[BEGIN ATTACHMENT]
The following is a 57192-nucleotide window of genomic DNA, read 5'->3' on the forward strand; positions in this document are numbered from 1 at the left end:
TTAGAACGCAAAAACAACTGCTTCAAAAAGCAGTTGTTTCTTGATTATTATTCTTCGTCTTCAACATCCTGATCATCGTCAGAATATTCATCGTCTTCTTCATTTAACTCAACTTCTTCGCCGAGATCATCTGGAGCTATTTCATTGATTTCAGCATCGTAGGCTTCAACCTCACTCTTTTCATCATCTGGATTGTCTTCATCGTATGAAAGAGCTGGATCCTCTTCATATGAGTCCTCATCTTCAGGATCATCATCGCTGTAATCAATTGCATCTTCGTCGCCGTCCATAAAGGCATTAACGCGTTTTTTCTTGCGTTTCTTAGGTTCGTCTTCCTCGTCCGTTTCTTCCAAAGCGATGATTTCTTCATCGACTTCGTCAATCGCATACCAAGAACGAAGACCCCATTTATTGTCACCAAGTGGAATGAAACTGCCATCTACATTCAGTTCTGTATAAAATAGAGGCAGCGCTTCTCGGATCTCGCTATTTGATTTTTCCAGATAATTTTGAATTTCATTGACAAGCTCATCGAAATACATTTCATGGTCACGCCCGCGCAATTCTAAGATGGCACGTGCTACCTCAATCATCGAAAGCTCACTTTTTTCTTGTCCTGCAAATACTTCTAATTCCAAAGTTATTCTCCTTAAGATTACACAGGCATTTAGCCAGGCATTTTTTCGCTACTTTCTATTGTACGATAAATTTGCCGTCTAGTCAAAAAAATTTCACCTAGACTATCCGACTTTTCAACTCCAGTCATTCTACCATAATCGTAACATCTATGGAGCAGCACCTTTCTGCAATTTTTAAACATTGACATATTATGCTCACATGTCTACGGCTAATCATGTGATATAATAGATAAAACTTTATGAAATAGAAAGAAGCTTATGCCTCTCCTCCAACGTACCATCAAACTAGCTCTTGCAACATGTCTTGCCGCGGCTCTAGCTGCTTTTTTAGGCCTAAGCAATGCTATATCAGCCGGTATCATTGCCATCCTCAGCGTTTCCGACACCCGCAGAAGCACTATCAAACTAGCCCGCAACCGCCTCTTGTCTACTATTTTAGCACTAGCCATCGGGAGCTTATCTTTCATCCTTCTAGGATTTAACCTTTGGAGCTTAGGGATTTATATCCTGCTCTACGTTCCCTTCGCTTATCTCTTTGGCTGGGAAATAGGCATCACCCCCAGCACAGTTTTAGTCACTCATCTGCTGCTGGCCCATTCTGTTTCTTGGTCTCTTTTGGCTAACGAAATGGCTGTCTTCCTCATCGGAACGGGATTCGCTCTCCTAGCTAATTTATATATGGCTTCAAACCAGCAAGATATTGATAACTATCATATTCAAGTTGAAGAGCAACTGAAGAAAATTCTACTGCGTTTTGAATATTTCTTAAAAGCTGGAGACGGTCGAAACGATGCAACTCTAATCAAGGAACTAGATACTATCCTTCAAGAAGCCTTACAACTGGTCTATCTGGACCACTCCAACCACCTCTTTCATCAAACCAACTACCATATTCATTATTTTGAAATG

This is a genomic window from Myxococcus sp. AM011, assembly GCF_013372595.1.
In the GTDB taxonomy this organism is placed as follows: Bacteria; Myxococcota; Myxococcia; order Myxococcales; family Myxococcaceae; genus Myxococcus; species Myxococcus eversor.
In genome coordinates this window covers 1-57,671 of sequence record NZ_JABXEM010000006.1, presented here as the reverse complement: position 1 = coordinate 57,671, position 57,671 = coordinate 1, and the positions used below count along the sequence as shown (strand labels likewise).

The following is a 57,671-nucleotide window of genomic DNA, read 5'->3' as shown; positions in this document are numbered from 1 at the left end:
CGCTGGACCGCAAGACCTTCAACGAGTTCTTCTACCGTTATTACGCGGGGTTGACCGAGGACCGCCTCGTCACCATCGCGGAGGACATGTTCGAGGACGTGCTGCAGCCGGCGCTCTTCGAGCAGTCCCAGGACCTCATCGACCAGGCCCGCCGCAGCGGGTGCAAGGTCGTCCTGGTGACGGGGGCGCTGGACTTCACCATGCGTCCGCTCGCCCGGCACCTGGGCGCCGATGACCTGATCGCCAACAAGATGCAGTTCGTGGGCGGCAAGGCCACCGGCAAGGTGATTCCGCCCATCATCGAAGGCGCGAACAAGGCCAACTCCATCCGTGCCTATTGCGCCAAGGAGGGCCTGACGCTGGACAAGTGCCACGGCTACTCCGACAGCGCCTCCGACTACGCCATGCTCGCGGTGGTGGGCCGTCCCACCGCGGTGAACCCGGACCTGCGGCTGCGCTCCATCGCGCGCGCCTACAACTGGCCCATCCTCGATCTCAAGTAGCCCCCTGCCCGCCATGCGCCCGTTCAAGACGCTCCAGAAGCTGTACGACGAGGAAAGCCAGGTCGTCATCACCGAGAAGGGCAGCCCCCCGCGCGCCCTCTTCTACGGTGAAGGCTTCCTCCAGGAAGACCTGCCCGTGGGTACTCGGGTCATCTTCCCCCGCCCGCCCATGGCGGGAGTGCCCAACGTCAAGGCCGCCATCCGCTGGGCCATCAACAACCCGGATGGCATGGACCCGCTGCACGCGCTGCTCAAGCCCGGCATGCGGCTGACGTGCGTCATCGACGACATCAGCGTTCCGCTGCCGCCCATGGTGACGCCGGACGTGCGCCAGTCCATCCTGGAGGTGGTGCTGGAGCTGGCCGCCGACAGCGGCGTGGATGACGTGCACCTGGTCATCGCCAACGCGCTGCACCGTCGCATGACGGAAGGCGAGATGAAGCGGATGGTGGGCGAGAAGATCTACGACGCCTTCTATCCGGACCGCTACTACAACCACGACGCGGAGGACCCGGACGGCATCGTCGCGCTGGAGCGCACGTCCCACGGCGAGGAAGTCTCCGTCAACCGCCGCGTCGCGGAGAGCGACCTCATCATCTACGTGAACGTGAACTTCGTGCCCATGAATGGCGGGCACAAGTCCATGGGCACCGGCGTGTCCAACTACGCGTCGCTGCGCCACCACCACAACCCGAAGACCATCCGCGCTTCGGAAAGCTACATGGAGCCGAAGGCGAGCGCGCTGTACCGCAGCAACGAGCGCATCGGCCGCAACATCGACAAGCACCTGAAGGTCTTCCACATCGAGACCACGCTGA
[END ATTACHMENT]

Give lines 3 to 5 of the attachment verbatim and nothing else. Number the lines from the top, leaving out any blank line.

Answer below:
This is a genomic window from Myxococcus sp. AM011, assembly GCF_013372595.1.
In the GTDB taxonomy this organism is placed as follows: Bacteria; Myxococcota; Myxococcia; order Myxococcales; family Myxococcaceae; genus Myxococcus; species Myxococcus eversor.
In genome coordinates this window covers 1-57,671 of sequence record NZ_JABXEM010000006.1, presented here as the reverse complement: position 1 = coordinate 57,671, position 57,671 = coordinate 1, and the positions used below count along the sequence as shown (strand labels likewise).